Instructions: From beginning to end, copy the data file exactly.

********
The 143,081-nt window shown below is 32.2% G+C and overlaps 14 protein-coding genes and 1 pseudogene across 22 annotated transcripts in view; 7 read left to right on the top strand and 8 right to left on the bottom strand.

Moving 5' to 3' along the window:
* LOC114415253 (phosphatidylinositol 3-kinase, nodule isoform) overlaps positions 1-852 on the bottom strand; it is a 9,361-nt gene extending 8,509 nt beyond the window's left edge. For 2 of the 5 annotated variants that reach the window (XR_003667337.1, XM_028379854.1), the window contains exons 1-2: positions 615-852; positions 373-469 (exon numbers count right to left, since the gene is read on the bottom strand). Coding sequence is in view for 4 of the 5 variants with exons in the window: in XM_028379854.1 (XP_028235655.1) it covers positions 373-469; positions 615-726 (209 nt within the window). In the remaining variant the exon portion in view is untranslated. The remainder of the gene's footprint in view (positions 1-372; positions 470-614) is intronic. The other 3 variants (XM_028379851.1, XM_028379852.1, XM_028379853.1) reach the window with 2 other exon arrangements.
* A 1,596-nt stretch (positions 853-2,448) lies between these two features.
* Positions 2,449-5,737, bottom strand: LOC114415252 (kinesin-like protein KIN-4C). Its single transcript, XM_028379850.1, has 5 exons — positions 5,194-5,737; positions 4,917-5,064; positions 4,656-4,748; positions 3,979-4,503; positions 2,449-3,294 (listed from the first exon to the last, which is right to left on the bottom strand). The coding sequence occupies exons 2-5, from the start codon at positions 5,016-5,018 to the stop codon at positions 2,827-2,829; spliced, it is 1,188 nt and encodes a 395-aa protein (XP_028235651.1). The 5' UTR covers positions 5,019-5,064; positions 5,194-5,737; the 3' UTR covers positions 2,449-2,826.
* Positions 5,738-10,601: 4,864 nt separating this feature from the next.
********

The 143,081-nt window shown below is 32.2% G+C and overlaps 14 protein-coding genes and 1 pseudogene across 22 annotated transcripts in view; 7 read left to right on the top strand and 8 right to left on the bottom strand.

Moving 5' to 3' along the window:
* LOC114415253 (phosphatidylinositol 3-kinase, nodule isoform) overlaps positions 1-852 on the bottom strand; it is a 9,361-nt gene extending 8,509 nt beyond the window's left edge. For 2 of the 5 annotated variants that reach the window (XR_003667337.1, XM_028379854.1), the window contains exons 1-2: positions 615-852; positions 373-469 (exon numbers count right to left, since the gene is read on the bottom strand). Coding sequence is in view for 4 of the 5 variants with exons in the window: in XM_028379854.1 (XP_028235655.1) it covers positions 373-469; positions 615-726 (209 nt within the window). In the remaining variant the exon portion in view is untranslated. The remainder of the gene's footprint in view (positions 1-372; positions 470-614) is intronic. The other 3 variants (XM_028379851.1, XM_028379852.1, XM_028379853.1) reach the window with 2 other exon arrangements.
* A 1,596-nt stretch (positions 853-2,448) lies between these two features.
* Positions 2,449-5,737, bottom strand: LOC114415252 (kinesin-like protein KIN-4C). Its single transcript, XM_028379850.1, has 5 exons — positions 5,194-5,737; positions 4,917-5,064; positions 4,656-4,748; positions 3,979-4,503; positions 2,449-3,294 (listed from the first exon to the last, which is right to left on the bottom strand). The coding sequence occupies exons 2-5, from the start codon at positions 5,016-5,018 to the stop codon at positions 2,827-2,829; spliced, it is 1,188 nt and encodes a 395-aa protein (XP_028235651.1). The 5' UTR covers positions 5,019-5,064; positions 5,194-5,737; the 3' UTR covers positions 2,449-2,826.
* Positions 5,738-10,601: 4,864 nt separating this feature from the next.